Do you find it confusing to make sense of all the health information floating around out there?
If so, don't feel bad, there's a good reason for that. First, the information changes quickly, second, the media often does a poor job of interpreting research accurately. Even the most intelligent, well-read individuals can end up having serious misconceptions about fitness and nutrition facts.
Take my own mother, for instance, who happens to be one of the smartest persons I know. She often has slightly inaccurate beliefs about this stuff, like when she recently told me she's almost completely given up eating rice because it is so high in calories and replaced it with quinoa.
Huh? I tried to explain to her that rice and quinoa have comparable caloric values. Quinoa is higher in protein, but replacing rice with quinoa is not going to change anything from an energy intake perspective unless one finds quinoa more filling, and therefore eats less.
But I am sure she is not the only one who holds misconceptions about fitness, nutrition and health.
Fortunately, if you are looking for a source of information that will cut through the confusion and tell it to you straight, do I have the book for you! Written by Alex Hutchinson, PhD, who also writes a great weekly column for the Globe & Mail, Which Comes First, Cardio or Weights? is perfect for fitness/nutrition newbies and seasoned athletes alike.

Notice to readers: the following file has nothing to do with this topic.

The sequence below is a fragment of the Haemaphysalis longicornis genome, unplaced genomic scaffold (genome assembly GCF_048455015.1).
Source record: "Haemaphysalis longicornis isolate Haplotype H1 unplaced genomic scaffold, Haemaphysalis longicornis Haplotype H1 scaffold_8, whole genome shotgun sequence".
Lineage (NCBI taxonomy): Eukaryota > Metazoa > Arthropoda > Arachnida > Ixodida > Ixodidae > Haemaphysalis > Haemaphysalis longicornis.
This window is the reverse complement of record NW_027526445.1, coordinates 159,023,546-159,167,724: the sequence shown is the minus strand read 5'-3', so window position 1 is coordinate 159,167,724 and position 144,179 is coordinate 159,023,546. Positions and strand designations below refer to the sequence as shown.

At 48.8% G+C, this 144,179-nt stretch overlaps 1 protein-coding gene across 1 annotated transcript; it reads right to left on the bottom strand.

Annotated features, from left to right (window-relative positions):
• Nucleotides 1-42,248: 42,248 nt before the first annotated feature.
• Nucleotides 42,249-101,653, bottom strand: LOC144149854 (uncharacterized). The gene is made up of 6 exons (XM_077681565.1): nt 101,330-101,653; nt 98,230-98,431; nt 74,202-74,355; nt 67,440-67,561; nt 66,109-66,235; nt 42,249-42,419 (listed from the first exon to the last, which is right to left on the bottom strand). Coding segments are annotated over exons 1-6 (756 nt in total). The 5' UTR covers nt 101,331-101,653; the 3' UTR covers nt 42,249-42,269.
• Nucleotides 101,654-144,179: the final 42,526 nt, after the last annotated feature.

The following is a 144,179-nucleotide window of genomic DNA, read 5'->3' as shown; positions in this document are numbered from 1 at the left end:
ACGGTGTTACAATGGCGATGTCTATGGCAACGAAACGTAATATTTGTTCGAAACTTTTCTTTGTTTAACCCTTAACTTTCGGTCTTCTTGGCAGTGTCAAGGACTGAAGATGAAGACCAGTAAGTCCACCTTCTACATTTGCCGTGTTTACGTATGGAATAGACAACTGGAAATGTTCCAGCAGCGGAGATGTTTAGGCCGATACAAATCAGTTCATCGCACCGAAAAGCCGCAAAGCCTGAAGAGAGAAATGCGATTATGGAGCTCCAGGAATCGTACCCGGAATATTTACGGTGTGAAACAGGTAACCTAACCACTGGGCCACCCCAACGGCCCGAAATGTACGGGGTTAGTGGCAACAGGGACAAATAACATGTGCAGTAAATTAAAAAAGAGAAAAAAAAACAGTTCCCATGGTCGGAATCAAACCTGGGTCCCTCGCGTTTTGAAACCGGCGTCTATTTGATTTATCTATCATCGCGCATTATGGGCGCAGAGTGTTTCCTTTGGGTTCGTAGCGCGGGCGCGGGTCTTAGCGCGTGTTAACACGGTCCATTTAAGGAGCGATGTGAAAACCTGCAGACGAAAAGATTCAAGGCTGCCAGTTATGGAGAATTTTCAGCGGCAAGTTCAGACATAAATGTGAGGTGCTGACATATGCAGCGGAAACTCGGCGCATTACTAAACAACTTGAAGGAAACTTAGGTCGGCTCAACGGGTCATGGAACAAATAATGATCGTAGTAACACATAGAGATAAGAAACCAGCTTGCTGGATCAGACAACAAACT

The book contains chapters on:
1. Getting started in an exercise regime
2. Fitness gear
3. Exercise physiology
5. Strength and power
6. Flexibility and core strength
7. Injuries and recovery
8. Exercise and aging
9. Weight management
10. Nutrition and hydration
11. Mind and body
12. The competitive edge
Alex does an excellent job of clearly explaining the latest research findings. He debunks many common myths about fitness and nutrition and provides a lot of useful information.
The book is available through Amazon.ca and Amazon.com and I highly recommend it for anyone interested in improving their knowledge about fitness and/or their health and physical performance.